As the throttle continues to open, low pressure created by the engine extends forward and over the high-speed fuel nozzle, causing fuel to rise higher in the nozzle. At the same time, more air is flowing through the venturi, so the air stream speeds up and the pressure drops in the venturi area. The high-speed fuel nozzle extends into this fast-moving air stream. It acts as an airfoil, creating a powerful low-pressure area on the engine side of the nozzle. When the pressure in this area is low enough, atmospheric pressure fuel goes through the high-speed orifice, up the high-speed nozzle, and into the venturi, where it mixes with air and creates a combustible mixture.
Low Pressure Venturi
When the throttle plate approaches wide open, atmospheric pressure forces more fuel through the nozzle well and into this low-pressure area and because the high-speed orifice limits the fuel flow, the fuel level in the nozzle well drops. This exposes bleed holes in the high-speed fuel nozzle.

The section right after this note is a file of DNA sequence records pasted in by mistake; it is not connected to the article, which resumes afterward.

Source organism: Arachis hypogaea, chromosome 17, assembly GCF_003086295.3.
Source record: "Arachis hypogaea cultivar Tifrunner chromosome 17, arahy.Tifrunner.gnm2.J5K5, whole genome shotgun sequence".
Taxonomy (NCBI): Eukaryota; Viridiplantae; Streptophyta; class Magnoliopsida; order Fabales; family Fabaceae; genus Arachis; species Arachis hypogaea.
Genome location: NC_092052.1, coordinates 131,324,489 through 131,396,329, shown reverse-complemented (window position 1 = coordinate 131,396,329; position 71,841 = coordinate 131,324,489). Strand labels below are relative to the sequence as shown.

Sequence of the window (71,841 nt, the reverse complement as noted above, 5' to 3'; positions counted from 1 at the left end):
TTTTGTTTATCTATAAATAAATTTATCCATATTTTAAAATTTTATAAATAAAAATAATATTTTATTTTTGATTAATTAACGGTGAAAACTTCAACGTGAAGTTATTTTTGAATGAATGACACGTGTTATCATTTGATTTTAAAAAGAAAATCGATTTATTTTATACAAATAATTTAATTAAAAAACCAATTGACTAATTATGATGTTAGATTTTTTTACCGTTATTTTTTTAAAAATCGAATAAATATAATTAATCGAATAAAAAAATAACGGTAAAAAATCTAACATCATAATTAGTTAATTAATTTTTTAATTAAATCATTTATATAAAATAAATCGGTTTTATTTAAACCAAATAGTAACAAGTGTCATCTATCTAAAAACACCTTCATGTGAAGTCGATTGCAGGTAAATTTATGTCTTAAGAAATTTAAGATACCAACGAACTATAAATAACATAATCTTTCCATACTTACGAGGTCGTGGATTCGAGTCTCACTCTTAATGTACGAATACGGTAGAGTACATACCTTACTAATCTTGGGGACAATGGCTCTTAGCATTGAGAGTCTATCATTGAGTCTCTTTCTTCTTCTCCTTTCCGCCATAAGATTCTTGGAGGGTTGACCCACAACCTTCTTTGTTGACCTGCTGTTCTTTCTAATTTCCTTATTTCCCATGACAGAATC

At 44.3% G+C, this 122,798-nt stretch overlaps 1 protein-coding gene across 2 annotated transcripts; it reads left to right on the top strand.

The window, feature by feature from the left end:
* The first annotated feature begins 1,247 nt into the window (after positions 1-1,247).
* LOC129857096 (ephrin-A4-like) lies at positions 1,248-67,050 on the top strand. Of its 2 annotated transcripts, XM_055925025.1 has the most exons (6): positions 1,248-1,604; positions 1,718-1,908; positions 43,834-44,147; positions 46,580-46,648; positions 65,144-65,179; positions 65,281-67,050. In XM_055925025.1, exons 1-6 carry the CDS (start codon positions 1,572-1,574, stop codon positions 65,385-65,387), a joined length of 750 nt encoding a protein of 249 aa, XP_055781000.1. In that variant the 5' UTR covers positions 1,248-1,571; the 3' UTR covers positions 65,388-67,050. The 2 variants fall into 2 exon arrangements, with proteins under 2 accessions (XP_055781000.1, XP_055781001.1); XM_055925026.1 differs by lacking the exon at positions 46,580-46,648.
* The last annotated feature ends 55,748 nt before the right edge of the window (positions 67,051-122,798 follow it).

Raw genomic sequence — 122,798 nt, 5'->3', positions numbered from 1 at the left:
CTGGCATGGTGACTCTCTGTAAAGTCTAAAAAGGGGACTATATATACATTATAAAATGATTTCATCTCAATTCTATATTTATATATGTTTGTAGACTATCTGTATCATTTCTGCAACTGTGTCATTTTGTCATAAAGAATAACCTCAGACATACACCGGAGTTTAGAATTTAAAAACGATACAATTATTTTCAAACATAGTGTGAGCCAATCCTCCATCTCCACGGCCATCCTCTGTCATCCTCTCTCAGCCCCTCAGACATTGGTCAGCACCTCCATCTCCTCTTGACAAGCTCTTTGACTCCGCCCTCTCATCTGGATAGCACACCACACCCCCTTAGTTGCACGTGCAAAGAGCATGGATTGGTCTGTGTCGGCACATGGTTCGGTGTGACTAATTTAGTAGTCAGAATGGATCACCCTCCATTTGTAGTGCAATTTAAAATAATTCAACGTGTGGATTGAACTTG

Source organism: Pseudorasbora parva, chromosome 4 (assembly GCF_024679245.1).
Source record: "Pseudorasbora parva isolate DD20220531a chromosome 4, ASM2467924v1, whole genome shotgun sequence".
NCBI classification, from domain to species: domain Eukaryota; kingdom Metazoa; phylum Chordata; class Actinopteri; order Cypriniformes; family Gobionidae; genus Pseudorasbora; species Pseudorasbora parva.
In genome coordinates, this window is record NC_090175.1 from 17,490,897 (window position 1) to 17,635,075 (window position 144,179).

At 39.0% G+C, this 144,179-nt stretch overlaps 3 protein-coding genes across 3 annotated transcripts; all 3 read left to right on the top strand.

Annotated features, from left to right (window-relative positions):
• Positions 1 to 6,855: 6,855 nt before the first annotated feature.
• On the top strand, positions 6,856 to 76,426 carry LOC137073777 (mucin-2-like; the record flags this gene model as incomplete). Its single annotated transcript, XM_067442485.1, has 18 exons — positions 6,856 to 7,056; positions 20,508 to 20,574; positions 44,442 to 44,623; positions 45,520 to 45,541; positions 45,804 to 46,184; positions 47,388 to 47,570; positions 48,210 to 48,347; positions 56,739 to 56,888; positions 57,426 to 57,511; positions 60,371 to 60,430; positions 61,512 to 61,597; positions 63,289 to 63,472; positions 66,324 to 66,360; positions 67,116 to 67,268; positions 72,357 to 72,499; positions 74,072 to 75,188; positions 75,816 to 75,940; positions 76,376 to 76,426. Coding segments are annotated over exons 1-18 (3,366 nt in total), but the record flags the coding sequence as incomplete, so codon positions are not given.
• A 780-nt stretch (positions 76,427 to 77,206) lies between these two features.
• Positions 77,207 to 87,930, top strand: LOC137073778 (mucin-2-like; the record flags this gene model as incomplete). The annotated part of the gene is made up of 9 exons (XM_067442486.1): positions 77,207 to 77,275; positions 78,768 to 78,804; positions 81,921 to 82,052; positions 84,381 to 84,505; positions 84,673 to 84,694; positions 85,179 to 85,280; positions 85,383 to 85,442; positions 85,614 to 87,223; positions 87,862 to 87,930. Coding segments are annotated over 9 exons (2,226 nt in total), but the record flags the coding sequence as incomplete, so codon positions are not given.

Wide Open Throttle
The nozzle well is vented to atmospheric pressure, so air enters the bleed holes and mixes with the fuel, making it easier to lift and atomize. The size of the vent allows the correct amount of air to flow into the nozzle well.
So that is how the carburetor provides the proper mixture at all throttle settings, from idle to wide open.
A damaged or missing nozzle well gasket will allow too much air to enter, and cause a lean mixture a high speeds. The ratio of air to fuel is controlled by the size of the high-speed fuel orifice.
A large orifice allows more fuel to flow into the high-speed nozzle well, resulting in a richer mixture, and a smaller orifice results in a leaner mixture.
Starting an Idled Engine